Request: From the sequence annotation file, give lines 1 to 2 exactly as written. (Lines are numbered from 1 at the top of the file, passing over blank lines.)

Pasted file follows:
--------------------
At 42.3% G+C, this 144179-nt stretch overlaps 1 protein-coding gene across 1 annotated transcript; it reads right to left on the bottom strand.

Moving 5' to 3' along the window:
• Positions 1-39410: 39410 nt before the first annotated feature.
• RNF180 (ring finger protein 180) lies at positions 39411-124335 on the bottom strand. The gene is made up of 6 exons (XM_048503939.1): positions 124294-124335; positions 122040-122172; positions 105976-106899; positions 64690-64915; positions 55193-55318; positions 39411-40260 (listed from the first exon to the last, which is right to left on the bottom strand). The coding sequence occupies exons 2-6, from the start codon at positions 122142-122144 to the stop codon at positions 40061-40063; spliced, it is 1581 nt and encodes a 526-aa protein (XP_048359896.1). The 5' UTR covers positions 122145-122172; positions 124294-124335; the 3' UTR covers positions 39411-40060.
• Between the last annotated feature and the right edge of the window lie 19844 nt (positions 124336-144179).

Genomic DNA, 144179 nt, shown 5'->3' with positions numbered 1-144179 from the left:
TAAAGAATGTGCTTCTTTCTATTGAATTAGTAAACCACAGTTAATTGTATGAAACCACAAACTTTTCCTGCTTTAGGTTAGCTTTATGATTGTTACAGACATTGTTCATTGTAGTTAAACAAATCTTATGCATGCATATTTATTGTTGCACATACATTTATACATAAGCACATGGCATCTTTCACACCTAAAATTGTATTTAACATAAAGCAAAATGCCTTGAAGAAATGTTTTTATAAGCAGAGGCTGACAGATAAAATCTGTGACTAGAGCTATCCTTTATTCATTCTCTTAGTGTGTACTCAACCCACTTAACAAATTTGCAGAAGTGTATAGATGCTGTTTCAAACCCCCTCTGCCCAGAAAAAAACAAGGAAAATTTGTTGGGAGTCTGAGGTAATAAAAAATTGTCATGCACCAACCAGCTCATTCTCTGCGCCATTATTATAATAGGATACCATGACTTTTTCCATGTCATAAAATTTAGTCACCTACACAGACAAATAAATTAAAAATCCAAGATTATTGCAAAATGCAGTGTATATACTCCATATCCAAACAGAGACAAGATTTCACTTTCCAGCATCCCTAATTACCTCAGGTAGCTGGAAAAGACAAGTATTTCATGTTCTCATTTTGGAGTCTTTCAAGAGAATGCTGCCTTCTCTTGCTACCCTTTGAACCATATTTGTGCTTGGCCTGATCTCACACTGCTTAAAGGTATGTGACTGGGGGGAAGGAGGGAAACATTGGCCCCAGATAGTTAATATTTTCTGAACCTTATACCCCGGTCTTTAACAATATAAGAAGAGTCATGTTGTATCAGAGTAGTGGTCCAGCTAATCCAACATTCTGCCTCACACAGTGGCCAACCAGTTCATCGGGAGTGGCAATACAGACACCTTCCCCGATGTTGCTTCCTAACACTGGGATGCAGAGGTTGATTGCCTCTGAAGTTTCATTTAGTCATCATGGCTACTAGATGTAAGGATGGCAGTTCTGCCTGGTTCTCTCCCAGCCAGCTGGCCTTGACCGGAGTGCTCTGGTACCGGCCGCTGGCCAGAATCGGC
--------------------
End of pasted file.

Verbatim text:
At 42.3% G+C, this 144179-nt stretch overlaps 1 protein-coding gene across 1 annotated transcript; it reads right to left on the bottom strand.

Moving 5' to 3' along the window: